GSIM – Results per Question
Below are some handy info-graphics outlining each question and its results for sharing and posting.
GSIM – Implications of Study
There are a number of implications of what has been discovered from this study:
The Little Known Wisdom Tradition
There is some awareness of half of what has been described as the “richest store of myth and its associated traditions north of the Alps”. There is almost no knowledge of the other half among the Irish Diaspora.
Where is there some knowledge
The areas of the Mythology that are somewhat familiar are the two warrior traditions: CúChulain, the Tain and the hero within the tribe, and Fionn and the Fianna and the outlaw hero, outside the tribe. These myths certainly played a role in the Celtic Revival and Independence struggle.
What are the missing elements of the mythologies – Foundation Stories
Little known are the two foundation mythologies, the Lebor Gabála, Book of Invasions and the Battles of Moytura. These mythologies contain the Irish Creation Stories – the ”people from somewhere else” and echoes of the shamanic and goddess cultures of the Mesolithic and Neolithic periods. They also lay out a unique indigenous organizational structure – a mythology of distributed power and the cult of the sacred centre.
What are the missing elements of the mythologies – King/Leadership Stories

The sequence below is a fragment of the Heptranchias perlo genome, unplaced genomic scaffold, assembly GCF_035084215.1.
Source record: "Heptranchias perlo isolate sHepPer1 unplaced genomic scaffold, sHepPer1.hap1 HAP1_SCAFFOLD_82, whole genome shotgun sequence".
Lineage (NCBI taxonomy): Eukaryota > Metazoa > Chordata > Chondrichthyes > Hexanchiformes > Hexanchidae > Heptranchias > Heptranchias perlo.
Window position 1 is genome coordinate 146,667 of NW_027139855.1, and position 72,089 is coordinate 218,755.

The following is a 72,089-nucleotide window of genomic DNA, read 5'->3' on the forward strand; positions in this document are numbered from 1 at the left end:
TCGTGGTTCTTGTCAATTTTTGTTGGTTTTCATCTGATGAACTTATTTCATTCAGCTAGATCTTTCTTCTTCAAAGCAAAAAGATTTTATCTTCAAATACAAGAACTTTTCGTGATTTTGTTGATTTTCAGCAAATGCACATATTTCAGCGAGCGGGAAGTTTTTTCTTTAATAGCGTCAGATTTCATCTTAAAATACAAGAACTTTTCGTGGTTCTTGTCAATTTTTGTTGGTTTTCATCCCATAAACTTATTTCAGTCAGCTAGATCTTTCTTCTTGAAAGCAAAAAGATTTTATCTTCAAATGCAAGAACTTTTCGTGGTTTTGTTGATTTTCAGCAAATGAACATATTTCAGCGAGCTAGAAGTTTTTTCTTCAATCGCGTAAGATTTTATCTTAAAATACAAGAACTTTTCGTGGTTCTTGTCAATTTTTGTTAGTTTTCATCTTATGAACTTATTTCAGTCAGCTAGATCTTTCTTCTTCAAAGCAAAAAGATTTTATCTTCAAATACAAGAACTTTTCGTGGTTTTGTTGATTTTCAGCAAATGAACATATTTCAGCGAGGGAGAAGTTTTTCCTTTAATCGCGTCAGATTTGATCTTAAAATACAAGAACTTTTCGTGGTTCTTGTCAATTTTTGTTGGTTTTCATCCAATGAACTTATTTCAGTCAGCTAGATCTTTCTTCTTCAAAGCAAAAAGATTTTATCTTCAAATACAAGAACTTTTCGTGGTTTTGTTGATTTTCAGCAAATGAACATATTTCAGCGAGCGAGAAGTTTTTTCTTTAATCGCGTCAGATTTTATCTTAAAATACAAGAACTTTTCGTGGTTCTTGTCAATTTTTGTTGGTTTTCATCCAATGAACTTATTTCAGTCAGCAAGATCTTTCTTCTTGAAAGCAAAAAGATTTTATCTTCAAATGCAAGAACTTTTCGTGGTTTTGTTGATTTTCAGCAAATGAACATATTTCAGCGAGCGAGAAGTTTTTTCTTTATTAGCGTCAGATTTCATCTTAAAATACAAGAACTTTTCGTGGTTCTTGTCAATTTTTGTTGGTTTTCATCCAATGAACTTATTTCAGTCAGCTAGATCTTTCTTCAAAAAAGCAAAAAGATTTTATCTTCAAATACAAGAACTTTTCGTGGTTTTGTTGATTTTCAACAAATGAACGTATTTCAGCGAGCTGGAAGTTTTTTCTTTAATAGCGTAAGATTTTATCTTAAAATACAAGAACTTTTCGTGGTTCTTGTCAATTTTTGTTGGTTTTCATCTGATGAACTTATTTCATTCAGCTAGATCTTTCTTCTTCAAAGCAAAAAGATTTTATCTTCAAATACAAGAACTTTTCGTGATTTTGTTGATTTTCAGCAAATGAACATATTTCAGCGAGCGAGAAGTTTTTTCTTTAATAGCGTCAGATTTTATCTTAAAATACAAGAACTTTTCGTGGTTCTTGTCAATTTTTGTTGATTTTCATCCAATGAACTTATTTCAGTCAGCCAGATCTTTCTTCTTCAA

Prior to the arrival of the Anglo Normans, the King Stories were very popular (33% of the stories told). Following the Invasion, other stories (rebel/outlaw) became told and the King Stories were barely told (3% in early 20th century).
GSIM – Main Outcomes
Interest in the Myths
Overall, interest in learning more about Irish Mythology is high, with over 80% of respondents expressing interest in obtaining more information about the Myths.
Respondents overwhelmingly described the stories that they were familiar with as “interesting” and “wonderful”, although there is a distinction about how these stories are viewed.
70% of Irish respondents disagreed that these myths were part of a comic Ireland image, (leprechauns, little people), whereas 59% of US respondents felt they were.
Familiarity with the Stories
However, overall the familiarity with these stories is very low, with only a select few such as Cú Chulainn, Children of Lir, Fionn Mac Cumhall receiving relatively high levels of recognition.
Of the 14 key characters in the Myths reviewed, on average over half of respondents answered “not familiar at all” with even poorer numbers with the diaspora’s familiarity, the UK respondents having the most favourable numbers of that group.
Familiarity with the Cycles of Myth
There are four cycles of Irish Myth: Mythological, Ulster, Fenian, King. There is a relatively high level of recognition of the Ulster Cycle (CúChulainn) and the Fenian Cycle (Fionn MacCumhall).
There is very little familiarity with the Mythological Cycle (except when the Children of Lir is included in the Cycle) and the King Cycle (Cormac MacAirt).
Character Familiarity Overview
|Respondents:||Top 3 Most Familiar Characters :|
|Overall||Fionn MacCumhal, Cuchulain, Lir|
|Ireland||Fionn MacCumhal, Cuchulain, Lir|
|Diaspora||Fionn MacCumhal, Ceasair*, Lugh|
|U.S.A||Fionn MacCumhal, Ceasair*, Balor|
|U.K & N.I||Ceasair, Fionn MacCumhal, Lugh|
|Australia||Nemed, Fionn MacCumhal. Cuchulain|
* querying this data has led to the conclusion that respondents most likely confused the Irish; Ceasair, with the Roman; Caesar.
|Respondents:||Top 3 Least Familiar Characters:|
|Overall||Amhairghin Glungheal , Nemed, Parthalon|
|Ireland||Amhairghin Glungheal, Nemed, Ceasair|
|Diaspora||Amhairghin Glungheal, Lir, Midhir|
|U.S.A||Cuchulain, Amhairghin Glungheal, Lir|
|U.K||Lugh, Amhairghin, Nemed|
|Australia||Lir, Midhir, Lugh|